On a recent British Airway’s flight, recently I was reminded that the dawn of luxury air travel for everyone wasn’t that long ago. Glamorous – but incredibly sexist if you’re a female flight attendant.
It is not hard to find evidence of what life was like for female flight attendant back in the day. One, Trudy Baker, even wrote a memoir charmingly entitled Coffee, Tea or Me? – in which she recalled being sexually molested by a passenger during an emergency landing. After complaining to her supervisor, she was told: “You know, Trudy, we can’t have an unhappy, unsmiling stewardess serving our valued travellers, can we?”
This response might seem as archaic as the uniforms, but scrape the surface and the trolley-dolly caricature is still prevalent, thanks in no small part to the aggressively sexualised marketing and recruitment methods used by a broad range of airlines. Garuda Indonesia candidates had been subjected to a “health examination” by a male doctor that involved having their breasts “fondled”. According to a Garuda official, the “hand examination on breast” was necessary to detect implants, which “can have health issues when air pressure falls during flights”. It is not a practice common to other airlines.
Thai airline Nok Air posted a recruitment advert for “beautiful girls with nice personalities” to fill its cabin crew positions; those over 25 were deemed too old.
Air India did follow a similar recruitment policy. And brand-new airline Thai Smile (operated by Thai Airways) recruited a 100-strong cabin crew of women under 24.
The reason for this is simply competition, Airlines want to appear more high-end than their competitors to add value to their service. To do this, they market their product as luxurious and desirable, with youth and beauty effectively transmitting that message. Witness the Air New Zealand TV advertising campaign of 2009 in which cabin crew were photographed wearing nothing but body paint; or the Southwest Airlines planes emblazoned with murals of bikini-clad supermodel Bar Rafaeli. Virgin Atlantic has famously run £6m advertising campaigns featuring its “red hotties” and there is an annual “Girls of Ryanair” pinup calendar.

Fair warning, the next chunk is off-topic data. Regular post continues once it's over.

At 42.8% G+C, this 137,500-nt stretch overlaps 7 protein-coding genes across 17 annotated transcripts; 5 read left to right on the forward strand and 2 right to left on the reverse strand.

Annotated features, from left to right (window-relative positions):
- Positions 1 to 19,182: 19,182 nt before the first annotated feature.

Aesthetic labour – when employees’ feelings and appearance are turned into commodities – isn’t, of course, a new phenomenon, and is familiar in retail too. For flight attendants, though, who need to provide emotional support – making travellers feel safe and looked after – this “combination of sexuality and emotionality takes place in a contained and often stressful environment.
While a handful of complaints receive wider coverage – such as the allegations that Dominique Strauss-Kahn sexually harassed Air France attendants, or that 25-year-old passenger Katherine Goldberg grabbed a male crew member’s genitalia and demanded sex during a Virgin Atlantic flight to Heathrow – the majority are made anonymously, and often do not name the airline. They are afraid of losing their jobs, which are often payable hourly and on short-term contracts.
The pressure on appearance continues long after the recruitment process, too.
Additionally, most airlines stipulate minimum makeup requirements. Thomson demands female crew wear lipstick, blusher and mascara. Even footwear is proscribed.
Thomson Airways make flat shoes mandatory on the flight but at the end of duty, they put on specially issued shoes with heels to walk out of the airport. In the publicity shots for a lot of airlines all wear similar standard issue heeled court shoes.